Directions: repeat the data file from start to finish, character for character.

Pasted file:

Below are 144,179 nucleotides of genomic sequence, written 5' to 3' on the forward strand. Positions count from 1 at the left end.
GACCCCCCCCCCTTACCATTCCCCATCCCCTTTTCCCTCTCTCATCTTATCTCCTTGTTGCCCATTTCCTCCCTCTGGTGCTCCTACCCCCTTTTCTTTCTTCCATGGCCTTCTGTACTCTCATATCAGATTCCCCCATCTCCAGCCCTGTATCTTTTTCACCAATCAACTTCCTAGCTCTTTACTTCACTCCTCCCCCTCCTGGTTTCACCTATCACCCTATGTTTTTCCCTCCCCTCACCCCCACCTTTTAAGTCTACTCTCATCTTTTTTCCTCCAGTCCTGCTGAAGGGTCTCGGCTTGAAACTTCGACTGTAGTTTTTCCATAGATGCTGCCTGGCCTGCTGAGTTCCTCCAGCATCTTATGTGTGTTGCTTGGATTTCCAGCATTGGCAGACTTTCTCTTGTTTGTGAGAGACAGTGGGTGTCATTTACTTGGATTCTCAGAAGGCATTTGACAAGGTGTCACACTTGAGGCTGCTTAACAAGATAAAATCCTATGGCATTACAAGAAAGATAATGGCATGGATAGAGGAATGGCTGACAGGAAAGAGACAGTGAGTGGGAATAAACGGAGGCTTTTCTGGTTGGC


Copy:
Below are 144,179 nucleotides of genomic sequence, written 5' to 3' on the forward strand. Positions count from 1 at the left end.
GACCCCCCCCCCTTACCATTCCCCATCCCCTTTTCCCTCTCTCATCTTATCTCCTTGTTGCCCATTTCCTCCCTCTGGTGCTCCTACCCCCTTTTCTTTCTTCCATGGCCTTCTGTACTCTCATATCAGATTCCCCCATCTCCAGCCCTGTATCTTTTTCACCAATCAACTTCCTAGCTCTTTACTTCACTCCTCCCCCTCCTGGTTTCACCTATCACCCTATGTTTTTCCCTCCCCTCACCCCCACCTTTTAAGTCTACTCTCATCTTTTTTCCTCCAGTCCTGCTGAAGGGTCTCGGCTTGAAACTTCGACTGTAGTTTTTCCATAGATGCTGCCTGGCCTGCTGAGTTCCTCCAGCATCTTATGTGTGTTGCTTGGATTTCCAGCATTGGCAGACTTTCTCTTGTTTGTGAGAGACAGTGGGTGTCATTTACTTGGATTCTCAGAAGGCATTTGACAAGGTGTCACACTTGAGGCTGCTTAACAAGATAAAATCCTATGGCATTACAAGAAAGATAATGGCATGGATAGAGGAATGGCTGACAGGAAAGAGACAGTGAGTGGGAATAAACGGAGGCTTTTCTGGTTGGC